Ryan was kind enough to give us a demo of CSS Grid in class on Nov. 21. He recommended these resources for learning to use grid layouts:
I fell in love with this web app as soon as I laid eyes on it: Monroe Work today. The site is about the research done by an American man named Monroe Nathan Work, who died in 1945. His research was about lynching in the United States. This app demonstrates a great way to tell a story.
First, I zoomed in on the map and started clicking around.
Then I wanted to find out where the data came from. I wanted to know if I could trust it. I spied a little link at the bottom that says, “Should I believe this … ?” Clicking that took me to a section that carefully documented all the sources and all the unanswered questions raised in this project. I loved this part! Too often, digital projects just stuff all their sources into a big list o’ links at the end. This, in contrast, takes the time to explain how the facts were checked and where the research originated.
Using the Chrome extension Wappalyzer, I did a quick look to see whether Bootstrap was used for the design/CSS. It wasn’t — but the producers did use another web framework, one called Ink. Looks pretty awesome. However, they could have made this app with a Bootstrap theme just as easily — it all depends what you and your teammates on a project already know. If someone is comfortable with Bootstrap, he or she will choose Bootstrap. If a person has learned another framework instead, he or she will choose that one.
Oh, and the map? Leaflet!
Now that you have invested time in learning to use Bootstrap, you should know that it’s easy to change the theme and get new colors and fonts in one simple step.
The free themes at Bootswatch.com are the easiest to use. Simply download the theme as shown below. Then REPLACE the bootstrap.min.css file that’s already in your /css/ folder. Reload your Bootstrap-styled page and see the magic!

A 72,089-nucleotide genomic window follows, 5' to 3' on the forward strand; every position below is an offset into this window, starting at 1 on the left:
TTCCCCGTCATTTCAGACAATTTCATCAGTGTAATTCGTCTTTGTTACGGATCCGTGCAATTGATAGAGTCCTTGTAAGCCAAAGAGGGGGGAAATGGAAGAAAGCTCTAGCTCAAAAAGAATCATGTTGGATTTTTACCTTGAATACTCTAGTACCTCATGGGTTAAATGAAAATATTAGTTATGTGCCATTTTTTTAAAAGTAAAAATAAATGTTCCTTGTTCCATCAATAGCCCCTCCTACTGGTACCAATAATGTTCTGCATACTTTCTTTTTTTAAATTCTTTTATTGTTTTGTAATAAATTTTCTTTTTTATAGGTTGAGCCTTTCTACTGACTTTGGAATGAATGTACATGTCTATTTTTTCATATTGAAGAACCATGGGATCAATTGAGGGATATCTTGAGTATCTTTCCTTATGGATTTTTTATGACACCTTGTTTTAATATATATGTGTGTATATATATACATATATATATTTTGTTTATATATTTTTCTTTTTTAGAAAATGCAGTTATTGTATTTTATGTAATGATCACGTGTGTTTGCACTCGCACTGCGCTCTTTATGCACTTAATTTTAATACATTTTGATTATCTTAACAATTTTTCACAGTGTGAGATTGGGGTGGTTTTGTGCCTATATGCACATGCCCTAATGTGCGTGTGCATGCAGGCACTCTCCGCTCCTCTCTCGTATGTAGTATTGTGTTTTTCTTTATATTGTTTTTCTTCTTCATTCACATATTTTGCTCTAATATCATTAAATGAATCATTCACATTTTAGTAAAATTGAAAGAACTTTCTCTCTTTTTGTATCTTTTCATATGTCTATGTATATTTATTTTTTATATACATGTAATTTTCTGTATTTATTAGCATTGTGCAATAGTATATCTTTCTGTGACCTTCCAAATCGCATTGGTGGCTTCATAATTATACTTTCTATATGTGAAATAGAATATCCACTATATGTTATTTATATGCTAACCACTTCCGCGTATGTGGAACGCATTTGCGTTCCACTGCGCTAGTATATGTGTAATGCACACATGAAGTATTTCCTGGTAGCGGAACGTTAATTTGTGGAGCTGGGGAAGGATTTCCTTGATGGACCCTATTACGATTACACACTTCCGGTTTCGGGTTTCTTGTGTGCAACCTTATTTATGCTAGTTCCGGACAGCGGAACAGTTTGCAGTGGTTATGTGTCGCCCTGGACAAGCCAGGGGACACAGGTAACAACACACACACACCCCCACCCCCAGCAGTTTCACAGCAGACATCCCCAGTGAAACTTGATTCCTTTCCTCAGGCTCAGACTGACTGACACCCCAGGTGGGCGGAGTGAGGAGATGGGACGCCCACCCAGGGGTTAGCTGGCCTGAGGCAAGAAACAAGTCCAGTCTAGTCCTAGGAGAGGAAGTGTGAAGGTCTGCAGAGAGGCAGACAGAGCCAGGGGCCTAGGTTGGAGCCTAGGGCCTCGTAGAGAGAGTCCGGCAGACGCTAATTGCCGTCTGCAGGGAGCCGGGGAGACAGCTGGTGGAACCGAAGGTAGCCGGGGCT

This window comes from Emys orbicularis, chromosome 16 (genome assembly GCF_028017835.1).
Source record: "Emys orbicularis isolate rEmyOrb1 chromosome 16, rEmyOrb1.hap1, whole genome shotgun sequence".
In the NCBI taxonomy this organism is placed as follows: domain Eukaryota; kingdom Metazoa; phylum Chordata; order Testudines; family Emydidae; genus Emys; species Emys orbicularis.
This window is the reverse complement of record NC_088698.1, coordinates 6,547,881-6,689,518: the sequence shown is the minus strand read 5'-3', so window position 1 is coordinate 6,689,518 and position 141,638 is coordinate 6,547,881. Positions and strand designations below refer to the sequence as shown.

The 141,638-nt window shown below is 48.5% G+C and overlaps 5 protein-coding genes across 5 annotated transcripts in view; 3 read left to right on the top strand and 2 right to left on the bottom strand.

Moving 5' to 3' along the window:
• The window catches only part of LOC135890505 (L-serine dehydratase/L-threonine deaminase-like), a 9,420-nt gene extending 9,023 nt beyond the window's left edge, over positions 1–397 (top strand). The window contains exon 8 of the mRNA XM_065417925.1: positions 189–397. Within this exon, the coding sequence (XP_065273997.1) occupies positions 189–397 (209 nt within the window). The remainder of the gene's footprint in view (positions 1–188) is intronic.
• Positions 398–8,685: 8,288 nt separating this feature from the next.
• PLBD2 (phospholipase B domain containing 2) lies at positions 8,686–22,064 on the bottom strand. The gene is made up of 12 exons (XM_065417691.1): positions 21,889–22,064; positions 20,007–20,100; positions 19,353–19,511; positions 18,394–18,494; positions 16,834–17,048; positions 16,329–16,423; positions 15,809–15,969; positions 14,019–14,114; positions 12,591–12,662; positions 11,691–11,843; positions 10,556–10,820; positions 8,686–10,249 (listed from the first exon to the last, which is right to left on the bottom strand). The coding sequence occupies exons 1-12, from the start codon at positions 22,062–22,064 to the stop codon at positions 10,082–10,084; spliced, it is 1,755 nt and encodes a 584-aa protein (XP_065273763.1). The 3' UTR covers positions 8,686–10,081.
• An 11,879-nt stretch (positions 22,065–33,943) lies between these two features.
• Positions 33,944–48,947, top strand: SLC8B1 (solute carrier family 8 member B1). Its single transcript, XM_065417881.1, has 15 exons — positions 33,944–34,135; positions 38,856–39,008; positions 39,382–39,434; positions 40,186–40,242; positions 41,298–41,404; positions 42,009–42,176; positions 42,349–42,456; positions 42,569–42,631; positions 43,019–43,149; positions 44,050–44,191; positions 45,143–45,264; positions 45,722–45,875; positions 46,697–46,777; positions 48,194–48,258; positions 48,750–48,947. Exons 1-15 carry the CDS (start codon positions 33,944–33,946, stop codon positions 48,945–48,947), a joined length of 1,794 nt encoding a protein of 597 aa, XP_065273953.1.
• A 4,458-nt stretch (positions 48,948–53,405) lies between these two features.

Open the menu for the theme you want, and select bootstrap.min.css.
It would take you only a few minutes to try the above. I encourage you to try it!
For more ambitious projects, you should consider buying one of the complex Bootstrap themes from WrapBootstrap.com. Some very nice themes are only $10. This is a one-time charge. For less than $20 (in most cases), using one of these themes gives you the ability to produce a very sophisticated website hosted on your own server at your own domain name. You will be using the same Bootstrap styles and classes you have already used, plus new ones that might be specific to the theme you chose. You’ll get icons and fonts with the theme that are all part of the deal, and you can mix and match a variety of sliding sections, sliders, and other cool components.
Don’t forget — there’s lots of examples you can use on the Bootstrap site. You can download an example and use it to learn how to do a cool new design thing.
This “Live Fact Check” site from National Public Radio is highly responsive and very well designed. You should check it out on desktop, phone and tablet, and compare how it adapts to all sizes. The NPR Visuals team is well known for producing excellent online and mobile apps. The site was also embeddable by NPR member stations.
Update (Sept. 28): This behind-the-scenes article explains how NPR managed the process of live fact checking through this app, using a Google Doc (!) — so creative!
How NPR factchecked the first presidential debate in realtime, on top of a live transcript
Note that 6 million people used the app, and “people coming from mobile actually stayed four minutes longer than people coming from desktop,” according to the article.
This is as good as it gets: NPR’s annual roundup of the best books of the past year is an ideal one-page app.